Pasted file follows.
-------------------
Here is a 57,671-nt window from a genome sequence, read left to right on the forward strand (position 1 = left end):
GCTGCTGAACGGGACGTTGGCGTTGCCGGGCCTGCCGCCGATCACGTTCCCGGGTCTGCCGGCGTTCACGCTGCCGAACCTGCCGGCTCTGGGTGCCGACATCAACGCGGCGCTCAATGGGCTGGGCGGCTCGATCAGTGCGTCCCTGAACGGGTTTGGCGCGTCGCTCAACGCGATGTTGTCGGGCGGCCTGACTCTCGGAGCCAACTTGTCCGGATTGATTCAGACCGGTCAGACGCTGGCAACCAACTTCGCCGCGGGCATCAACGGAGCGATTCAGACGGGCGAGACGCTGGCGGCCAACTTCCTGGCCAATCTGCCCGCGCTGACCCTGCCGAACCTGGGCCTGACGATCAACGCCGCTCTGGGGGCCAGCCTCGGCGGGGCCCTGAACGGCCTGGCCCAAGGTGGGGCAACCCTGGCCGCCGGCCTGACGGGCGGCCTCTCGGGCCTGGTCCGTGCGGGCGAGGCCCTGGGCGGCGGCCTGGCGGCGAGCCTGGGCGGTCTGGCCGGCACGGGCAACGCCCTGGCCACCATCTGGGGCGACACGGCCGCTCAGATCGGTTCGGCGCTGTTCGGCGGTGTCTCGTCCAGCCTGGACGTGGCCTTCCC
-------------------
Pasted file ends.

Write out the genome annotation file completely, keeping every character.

Here is a 57,671-nt window from a genome sequence, read left to right on the forward strand (position 1 = left end):
GCTGCTGAACGGGACGTTGGCGTTGCCGGGCCTGCCGCCGATCACGTTCCCGGGTCTGCCGGCGTTCACGCTGCCGAACCTGCCGGCTCTGGGTGCCGACATCAACGCGGCGCTCAATGGGCTGGGCGGCTCGATCAGTGCGTCCCTGAACGGGTTTGGCGCGTCGCTCAACGCGATGTTGTCGGGCGGCCTGACTCTCGGAGCCAACTTGTCCGGATTGATTCAGACCGGTCAGACGCTGGCAACCAACTTCGCCGCGGGCATCAACGGAGCGATTCAGACGGGCGAGACGCTGGCGGCCAACTTCCTGGCCAATCTGCCCGCGCTGACCCTGCCGAACCTGGGCCTGACGATCAACGCCGCTCTGGGGGCCAGCCTCGGCGGGGCCCTGAACGGCCTGGCCCAAGGTGGGGCAACCCTGGCCGCCGGCCTGACGGGCGGCCTCTCGGGCCTGGTCCGTGCGGGCGAGGCCCTGGGCGGCGGCCTGGCGGCGAGCCTGGGCGGTCTGGCCGGCACGGGCAACGCCCTGGCCACCATCTGGGGCGACACGGCCGCTCAGATCGGTTCGGCGCTGTTCGGCGGTGTCTCGTCCAGCCTGGACGTGGCCTTCCC